Images and spaces are structurally different from historic linearity, in which nothing is ever repeated and everything is part of a causal chain. In the meaning-complex of a visual image, one element interprets another, and that element, in turn, also comments on the fi rst. Spaces reconstructed in such a way are infused with multiple meanings that mutually refl ect and comment on one another. While viewing an image, we might fi nd that our gaze jumps from one detail to another, skipping some contiguous elements and creating connections between details that are spatially far apart. The space surrounding us can also be explored in such a free, non-linear manner if “read” it by moving our gaze non-linearly across it. However, when we do not read the surrounding space with our gaze but physically pass through it ourselves, we impose a necessary linearity on our “reading”-though we are still free to choose our direction. Looking at a painting or visual image, we see the full content as a whole, while in the case of a spatial structure-like a building, an artifi cially constructed space-, we can explore it only through physically changing our position in space.
Exploring the spaces around us through various different media will lead us to deeper and deeper understanding and recognition. While the medium is simply a tool, its use gains meaning and signifi cance through the creative design of the artist and the intended message. The role of painting is reinterpreted by the close interplay of the diff erent media. If the painter creates photo- or video-like images, we must see this as a deliberate choice of medium. Choosing the medium with such a conscious conceptual approach is very important in my work. Going through and passing beyond “collecting”, I produce works that capture our directly experienced constructed environment in such a way that the images resonate with the perceptions and sensibilities of those reflecting 21st-century viewers whose lives are surrounded by modern technology. The paintings also raise fundamental questions about our relationship with our immediate environment.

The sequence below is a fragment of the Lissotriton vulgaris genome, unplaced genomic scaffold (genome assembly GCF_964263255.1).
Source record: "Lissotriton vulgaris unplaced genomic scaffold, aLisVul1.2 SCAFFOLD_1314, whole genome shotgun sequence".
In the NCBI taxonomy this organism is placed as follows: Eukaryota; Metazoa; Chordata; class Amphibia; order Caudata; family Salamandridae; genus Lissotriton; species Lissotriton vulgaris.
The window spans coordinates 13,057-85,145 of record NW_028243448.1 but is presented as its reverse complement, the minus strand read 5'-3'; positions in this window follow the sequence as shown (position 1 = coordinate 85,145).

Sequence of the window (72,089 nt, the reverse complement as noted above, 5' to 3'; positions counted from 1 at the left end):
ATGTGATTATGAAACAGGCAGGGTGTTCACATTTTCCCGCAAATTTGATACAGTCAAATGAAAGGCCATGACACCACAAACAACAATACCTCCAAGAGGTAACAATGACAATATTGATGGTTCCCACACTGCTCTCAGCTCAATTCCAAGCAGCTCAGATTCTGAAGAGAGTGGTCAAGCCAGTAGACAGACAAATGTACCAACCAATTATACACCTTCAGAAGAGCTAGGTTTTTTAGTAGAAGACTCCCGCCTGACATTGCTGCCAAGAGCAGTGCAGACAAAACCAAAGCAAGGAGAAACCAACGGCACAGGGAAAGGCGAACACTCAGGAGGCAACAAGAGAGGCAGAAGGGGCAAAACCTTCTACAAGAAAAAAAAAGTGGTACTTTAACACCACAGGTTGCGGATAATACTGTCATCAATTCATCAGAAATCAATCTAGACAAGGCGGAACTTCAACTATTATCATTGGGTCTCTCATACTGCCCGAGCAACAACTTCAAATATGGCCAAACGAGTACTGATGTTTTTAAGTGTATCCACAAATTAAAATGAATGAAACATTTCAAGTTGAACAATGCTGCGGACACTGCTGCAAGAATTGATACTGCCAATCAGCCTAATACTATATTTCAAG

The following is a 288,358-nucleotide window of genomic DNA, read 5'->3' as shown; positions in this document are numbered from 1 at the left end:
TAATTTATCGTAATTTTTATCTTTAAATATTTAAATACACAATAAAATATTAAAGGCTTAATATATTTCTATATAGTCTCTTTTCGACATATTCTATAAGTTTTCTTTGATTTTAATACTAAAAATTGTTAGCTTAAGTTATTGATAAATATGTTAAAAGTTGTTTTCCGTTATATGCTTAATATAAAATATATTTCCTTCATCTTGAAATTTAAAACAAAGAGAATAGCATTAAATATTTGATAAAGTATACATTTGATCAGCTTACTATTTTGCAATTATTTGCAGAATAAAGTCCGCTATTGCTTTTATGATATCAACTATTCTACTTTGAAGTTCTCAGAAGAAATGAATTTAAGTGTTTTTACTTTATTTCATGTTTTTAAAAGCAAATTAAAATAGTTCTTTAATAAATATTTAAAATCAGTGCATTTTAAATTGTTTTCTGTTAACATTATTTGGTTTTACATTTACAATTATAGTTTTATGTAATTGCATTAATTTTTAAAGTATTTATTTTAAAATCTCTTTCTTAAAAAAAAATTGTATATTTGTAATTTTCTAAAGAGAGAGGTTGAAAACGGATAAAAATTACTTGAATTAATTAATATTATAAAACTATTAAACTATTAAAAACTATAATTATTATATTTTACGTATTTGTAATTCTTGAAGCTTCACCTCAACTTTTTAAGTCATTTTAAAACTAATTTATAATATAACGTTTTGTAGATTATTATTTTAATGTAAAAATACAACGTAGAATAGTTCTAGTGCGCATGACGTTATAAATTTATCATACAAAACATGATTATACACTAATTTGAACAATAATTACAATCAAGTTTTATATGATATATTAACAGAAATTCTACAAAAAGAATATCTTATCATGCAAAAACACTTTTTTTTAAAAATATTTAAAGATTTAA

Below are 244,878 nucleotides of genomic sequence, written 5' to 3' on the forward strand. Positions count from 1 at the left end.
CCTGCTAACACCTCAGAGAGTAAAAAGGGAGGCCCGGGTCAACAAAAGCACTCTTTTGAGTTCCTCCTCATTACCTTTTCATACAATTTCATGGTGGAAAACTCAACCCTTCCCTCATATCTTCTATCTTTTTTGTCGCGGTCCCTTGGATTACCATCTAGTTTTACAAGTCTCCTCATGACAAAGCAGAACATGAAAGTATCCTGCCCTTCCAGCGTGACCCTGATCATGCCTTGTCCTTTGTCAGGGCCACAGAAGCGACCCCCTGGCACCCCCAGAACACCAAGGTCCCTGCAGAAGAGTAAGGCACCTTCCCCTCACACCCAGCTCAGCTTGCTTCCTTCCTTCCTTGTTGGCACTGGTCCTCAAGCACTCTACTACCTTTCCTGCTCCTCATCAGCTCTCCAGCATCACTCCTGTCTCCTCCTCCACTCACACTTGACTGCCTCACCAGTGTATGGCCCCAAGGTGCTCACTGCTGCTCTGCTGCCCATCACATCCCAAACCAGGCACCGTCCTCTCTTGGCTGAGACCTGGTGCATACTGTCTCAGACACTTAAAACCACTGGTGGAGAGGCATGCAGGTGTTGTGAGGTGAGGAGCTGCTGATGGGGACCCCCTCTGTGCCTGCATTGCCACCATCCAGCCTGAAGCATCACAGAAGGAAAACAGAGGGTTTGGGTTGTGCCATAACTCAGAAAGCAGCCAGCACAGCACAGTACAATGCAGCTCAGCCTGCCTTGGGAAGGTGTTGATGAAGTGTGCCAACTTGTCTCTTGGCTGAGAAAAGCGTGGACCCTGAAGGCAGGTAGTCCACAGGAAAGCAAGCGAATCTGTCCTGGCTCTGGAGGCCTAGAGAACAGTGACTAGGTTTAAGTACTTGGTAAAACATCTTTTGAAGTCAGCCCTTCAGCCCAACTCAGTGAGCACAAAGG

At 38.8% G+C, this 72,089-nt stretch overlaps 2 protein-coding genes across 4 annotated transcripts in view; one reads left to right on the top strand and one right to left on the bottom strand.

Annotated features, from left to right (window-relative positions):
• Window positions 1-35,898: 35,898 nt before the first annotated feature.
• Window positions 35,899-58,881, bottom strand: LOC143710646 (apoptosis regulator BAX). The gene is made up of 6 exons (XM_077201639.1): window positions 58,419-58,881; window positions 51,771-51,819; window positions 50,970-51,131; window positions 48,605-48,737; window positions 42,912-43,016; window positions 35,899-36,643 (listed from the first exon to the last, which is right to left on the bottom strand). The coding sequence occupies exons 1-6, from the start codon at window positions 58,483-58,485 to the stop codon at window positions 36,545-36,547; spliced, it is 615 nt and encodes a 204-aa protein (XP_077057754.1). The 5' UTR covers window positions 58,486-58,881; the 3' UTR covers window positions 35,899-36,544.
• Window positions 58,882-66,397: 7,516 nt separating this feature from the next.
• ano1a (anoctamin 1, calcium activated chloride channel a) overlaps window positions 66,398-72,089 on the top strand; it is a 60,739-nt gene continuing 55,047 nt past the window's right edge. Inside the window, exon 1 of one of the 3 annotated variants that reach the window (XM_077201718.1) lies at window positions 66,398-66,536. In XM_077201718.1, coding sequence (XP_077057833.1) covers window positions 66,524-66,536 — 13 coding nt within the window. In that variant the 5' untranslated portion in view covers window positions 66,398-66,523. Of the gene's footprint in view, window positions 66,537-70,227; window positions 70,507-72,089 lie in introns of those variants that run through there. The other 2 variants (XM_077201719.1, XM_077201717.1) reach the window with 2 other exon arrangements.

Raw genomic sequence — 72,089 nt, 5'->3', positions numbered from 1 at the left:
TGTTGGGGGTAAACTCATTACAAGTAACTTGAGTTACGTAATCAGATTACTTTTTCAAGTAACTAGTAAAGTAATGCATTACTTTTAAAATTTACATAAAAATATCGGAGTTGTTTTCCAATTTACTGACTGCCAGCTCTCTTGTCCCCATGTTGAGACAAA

EXHIBITION: GROUP PHOTO OF THE GYPSY COMMUNITY IN LAK
Liget Gallery, Budapest
This exhibition presented the history and the making of a huge group photo. It consisted of three parts that complement each other in order to give a comprehensive picture of a year-long process. Between 2000 and 2006, I conducted visual anthropological research in Borsod county. The focus of my research was the small village of Lak. In 2005 with two professional photographers we took a group photo of the members of the Gypsy Community in Lak. Our goal was to take a picture of every single inhabitant and so the photographers took the picture riding up high in a crane. Then, as we had planned, we printed out the huge group photo and exhibited it in Lak at the and of the only one main street. The material exhbitied at Gallery Liget in Budapest consisted of these three parts: a huge print of the group photo; a video showing the process of making the picture and the party that followed the event; texts I had compiled that attempted at putting the picture into context. These texts partly consisted of stereotypes belonging to the literature of visual anthropology, partly my own words as well as a list of quotations concerning the afterlife of the photo. I asked potential visitors of the exhibition to look at the picture and choose someone from the group to write a few imaginary lines in the name of that person. Most of them were not aware of the story of the picture and did not know anything of the life of the people in it. With this mix, I intended to explore– the interaction of anthropology with the traditionally contemporarycontext of fi ne arts, especially among the white walls of a gallery,– how to present a work like this in its pure essence, without any artistic appropriation.